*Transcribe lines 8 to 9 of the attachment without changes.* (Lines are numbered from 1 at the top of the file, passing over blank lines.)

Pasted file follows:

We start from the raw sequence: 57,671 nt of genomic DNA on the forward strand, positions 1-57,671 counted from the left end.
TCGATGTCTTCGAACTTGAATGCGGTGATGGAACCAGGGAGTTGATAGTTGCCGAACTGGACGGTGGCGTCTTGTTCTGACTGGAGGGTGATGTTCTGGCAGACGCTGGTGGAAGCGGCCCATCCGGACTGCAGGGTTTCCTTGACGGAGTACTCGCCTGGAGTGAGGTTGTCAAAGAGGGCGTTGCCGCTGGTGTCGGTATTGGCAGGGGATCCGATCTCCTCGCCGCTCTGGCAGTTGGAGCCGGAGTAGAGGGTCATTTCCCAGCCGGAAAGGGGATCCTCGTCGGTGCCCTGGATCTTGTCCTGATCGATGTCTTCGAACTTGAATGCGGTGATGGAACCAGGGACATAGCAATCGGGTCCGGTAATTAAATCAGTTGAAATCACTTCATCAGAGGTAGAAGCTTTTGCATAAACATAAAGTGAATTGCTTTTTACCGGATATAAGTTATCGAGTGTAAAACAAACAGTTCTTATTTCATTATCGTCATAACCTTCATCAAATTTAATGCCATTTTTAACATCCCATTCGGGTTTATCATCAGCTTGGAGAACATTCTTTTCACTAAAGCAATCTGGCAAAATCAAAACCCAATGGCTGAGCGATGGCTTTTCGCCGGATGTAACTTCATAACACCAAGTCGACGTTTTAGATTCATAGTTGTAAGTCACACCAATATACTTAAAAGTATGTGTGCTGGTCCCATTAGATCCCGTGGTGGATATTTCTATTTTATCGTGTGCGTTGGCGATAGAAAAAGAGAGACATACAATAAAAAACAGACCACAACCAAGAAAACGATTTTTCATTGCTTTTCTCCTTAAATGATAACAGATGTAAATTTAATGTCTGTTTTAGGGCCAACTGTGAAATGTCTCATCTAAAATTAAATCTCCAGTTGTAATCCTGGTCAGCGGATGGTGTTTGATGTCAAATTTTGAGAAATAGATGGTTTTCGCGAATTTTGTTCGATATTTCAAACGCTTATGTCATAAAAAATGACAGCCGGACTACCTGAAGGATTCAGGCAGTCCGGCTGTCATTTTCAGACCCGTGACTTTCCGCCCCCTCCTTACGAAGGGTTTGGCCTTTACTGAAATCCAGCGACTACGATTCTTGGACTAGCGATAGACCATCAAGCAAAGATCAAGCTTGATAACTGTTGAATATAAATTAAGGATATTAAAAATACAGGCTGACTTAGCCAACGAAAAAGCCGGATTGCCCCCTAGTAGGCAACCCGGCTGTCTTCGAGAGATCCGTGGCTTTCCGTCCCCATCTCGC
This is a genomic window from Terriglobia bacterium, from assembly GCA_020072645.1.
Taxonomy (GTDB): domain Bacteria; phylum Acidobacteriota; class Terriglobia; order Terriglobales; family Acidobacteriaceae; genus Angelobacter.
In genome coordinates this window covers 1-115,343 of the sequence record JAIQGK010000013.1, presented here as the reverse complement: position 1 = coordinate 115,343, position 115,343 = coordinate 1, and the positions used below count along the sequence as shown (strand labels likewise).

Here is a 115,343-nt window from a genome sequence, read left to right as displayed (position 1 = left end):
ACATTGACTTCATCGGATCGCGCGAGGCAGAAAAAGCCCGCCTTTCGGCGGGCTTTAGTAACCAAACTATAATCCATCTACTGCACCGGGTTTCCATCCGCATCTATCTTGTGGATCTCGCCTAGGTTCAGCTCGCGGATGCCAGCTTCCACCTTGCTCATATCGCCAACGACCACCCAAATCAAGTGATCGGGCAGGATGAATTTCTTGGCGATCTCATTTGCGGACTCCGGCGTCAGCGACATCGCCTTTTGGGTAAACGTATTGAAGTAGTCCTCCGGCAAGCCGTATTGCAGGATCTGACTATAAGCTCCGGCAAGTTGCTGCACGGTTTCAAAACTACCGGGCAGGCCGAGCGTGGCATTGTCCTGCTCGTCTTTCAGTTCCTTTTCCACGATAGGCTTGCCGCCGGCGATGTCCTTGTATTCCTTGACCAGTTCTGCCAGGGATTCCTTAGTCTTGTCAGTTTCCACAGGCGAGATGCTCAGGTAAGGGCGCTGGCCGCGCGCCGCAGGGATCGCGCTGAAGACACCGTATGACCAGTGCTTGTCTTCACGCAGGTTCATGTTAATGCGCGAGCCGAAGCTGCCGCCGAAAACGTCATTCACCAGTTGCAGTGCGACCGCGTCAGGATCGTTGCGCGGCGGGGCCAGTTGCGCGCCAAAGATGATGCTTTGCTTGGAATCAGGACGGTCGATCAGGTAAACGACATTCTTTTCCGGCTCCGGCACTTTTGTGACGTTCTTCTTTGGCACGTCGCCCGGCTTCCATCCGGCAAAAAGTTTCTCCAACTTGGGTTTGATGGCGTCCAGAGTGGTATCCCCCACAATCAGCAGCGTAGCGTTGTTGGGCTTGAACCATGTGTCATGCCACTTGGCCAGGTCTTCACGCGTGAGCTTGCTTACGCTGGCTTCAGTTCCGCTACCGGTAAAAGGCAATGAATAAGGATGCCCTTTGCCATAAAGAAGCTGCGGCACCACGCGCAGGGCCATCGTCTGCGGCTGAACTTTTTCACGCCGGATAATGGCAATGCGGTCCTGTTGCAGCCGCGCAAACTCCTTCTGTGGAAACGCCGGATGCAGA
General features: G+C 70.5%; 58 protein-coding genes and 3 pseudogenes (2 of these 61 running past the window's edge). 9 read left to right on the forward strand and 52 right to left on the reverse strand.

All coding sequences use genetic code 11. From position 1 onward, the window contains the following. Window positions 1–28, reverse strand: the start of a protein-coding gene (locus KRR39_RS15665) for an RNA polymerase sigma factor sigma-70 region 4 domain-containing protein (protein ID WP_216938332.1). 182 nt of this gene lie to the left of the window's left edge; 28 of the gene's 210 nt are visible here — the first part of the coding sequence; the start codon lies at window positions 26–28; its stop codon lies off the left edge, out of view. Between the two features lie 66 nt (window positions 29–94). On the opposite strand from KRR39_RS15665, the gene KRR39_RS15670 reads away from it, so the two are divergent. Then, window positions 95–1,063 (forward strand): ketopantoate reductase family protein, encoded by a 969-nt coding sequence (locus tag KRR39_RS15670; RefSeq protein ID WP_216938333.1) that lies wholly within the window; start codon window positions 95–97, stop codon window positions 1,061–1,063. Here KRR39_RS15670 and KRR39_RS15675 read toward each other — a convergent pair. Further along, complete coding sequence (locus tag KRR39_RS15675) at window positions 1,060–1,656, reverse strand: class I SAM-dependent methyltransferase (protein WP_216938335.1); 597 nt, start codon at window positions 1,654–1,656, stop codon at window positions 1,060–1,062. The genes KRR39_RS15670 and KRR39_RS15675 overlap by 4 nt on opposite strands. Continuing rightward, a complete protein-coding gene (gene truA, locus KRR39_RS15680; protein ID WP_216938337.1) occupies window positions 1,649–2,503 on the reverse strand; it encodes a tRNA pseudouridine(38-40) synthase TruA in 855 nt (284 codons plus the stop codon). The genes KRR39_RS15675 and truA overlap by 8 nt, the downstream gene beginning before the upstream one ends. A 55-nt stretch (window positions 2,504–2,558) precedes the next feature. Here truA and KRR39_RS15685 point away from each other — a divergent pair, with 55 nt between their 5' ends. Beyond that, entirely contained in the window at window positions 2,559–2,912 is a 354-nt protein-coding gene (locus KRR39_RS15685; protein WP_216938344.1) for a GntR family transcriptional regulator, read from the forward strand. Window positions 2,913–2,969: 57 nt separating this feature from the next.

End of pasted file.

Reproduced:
General features: G+C 70.5%; 58 protein-coding genes and 3 pseudogenes (2 of these 61 running past the window's edge). 9 read left to right on the forward strand and 52 right to left on the reverse strand.

All coding sequences use genetic code 11. From position 1 onward, the window contains the following. Window positions 1–28, reverse strand: the start of a protein-coding gene (locus KRR39_RS15665) for an RNA polymerase sigma factor sigma-70 region 4 domain-containing protein (protein ID WP_216938332.1). 182 nt of this gene lie to the left of the window's left edge; 28 of the gene's 210 nt are visible here — the first part of the coding sequence; the start codon lies at window positions 26–28; its stop codon lies off the left edge, out of view. Between the two features lie 66 nt (window positions 29–94). On the opposite strand from KRR39_RS15665, the gene KRR39_RS15670 reads away from it, so the two are divergent. Then, window positions 95–1,063 (forward strand): ketopantoate reductase family protein, encoded by a 969-nt coding sequence (locus tag KRR39_RS15670; RefSeq protein ID WP_216938333.1) that lies wholly within the window; start codon window positions 95–97, stop codon window positions 1,061–1,063. Here KRR39_RS15670 and KRR39_RS15675 read toward each other — a convergent pair. Further along, complete coding sequence (locus tag KRR39_RS15675) at window positions 1,060–1,656, reverse strand: class I SAM-dependent methyltransferase (protein WP_216938335.1); 597 nt, start codon at window positions 1,654–1,656, stop codon at window positions 1,060–1,062. The genes KRR39_RS15670 and KRR39_RS15675 overlap by 4 nt on opposite strands. Continuing rightward, a complete protein-coding gene (gene truA, locus KRR39_RS15680; protein ID WP_216938337.1) occupies window positions 1,649–2,503 on the reverse strand; it encodes a tRNA pseudouridine(38-40) synthase TruA in 855 nt (284 codons plus the stop codon). The genes KRR39_RS15675 and truA overlap by 8 nt, the downstream gene beginning before the upstream one ends. A 55-nt stretch (window positions 2,504–2,558) precedes the next feature. Here truA and KRR39_RS15685 point away from each other — a divergent pair, with 55 nt between their 5' ends. Beyond that, entirely contained in the window at window positions 2,559–2,912 is a 354-nt protein-coding gene (locus KRR39_RS15685; protein WP_216938344.1) for a GntR family transcriptional regulator, read from the forward strand. Window positions 2,913–2,969: 57 nt separating this feature from the next.